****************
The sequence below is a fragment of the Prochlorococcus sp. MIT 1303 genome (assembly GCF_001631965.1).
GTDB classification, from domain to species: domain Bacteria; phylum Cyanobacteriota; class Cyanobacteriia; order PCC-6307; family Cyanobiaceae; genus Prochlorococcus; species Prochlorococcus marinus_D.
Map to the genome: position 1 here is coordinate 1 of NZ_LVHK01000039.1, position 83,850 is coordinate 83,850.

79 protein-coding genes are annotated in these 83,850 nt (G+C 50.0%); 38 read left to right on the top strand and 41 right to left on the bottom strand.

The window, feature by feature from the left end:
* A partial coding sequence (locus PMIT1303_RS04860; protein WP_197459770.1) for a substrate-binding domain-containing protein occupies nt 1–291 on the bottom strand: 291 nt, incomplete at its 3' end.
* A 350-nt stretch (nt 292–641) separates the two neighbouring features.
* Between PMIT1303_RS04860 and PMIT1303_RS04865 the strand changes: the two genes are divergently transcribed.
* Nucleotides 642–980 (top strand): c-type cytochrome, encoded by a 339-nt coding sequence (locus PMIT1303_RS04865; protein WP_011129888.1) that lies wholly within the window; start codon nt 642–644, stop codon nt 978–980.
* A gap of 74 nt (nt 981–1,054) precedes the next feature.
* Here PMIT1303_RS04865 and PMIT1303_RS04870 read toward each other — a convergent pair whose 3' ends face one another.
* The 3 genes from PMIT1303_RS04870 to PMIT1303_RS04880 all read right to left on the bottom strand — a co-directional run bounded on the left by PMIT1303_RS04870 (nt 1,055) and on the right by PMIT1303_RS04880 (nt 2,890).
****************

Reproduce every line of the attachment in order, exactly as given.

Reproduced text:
The sequence below is a fragment of the Prochlorococcus sp. MIT 1303 genome (assembly GCF_001631965.1).
GTDB classification, from domain to species: domain Bacteria; phylum Cyanobacteriota; class Cyanobacteriia; order PCC-6307; family Cyanobiaceae; genus Prochlorococcus; species Prochlorococcus marinus_D.
Map to the genome: position 1 here is coordinate 1 of NZ_LVHK01000039.1, position 83,850 is coordinate 83,850.

79 protein-coding genes are annotated in these 83,850 nt (G+C 50.0%); 38 read left to right on the top strand and 41 right to left on the bottom strand.

The window, feature by feature from the left end:
* A partial coding sequence (locus PMIT1303_RS04860; protein WP_197459770.1) for a substrate-binding domain-containing protein occupies nt 1–291 on the bottom strand: 291 nt, incomplete at its 3' end.
* A 350-nt stretch (nt 292–641) separates the two neighbouring features.
* Between PMIT1303_RS04860 and PMIT1303_RS04865 the strand changes: the two genes are divergently transcribed.
* Nucleotides 642–980 (top strand): c-type cytochrome, encoded by a 339-nt coding sequence (locus PMIT1303_RS04865; protein WP_011129888.1) that lies wholly within the window; start codon nt 642–644, stop codon nt 978–980.
* A gap of 74 nt (nt 981–1,054) precedes the next feature.
* Here PMIT1303_RS04865 and PMIT1303_RS04870 read toward each other — a convergent pair whose 3' ends face one another.
* The 3 genes from PMIT1303_RS04870 to PMIT1303_RS04880 all read right to left on the bottom strand — a co-directional run bounded on the left by PMIT1303_RS04870 (nt 1,055) and on the right by PMIT1303_RS04880 (nt 2,890).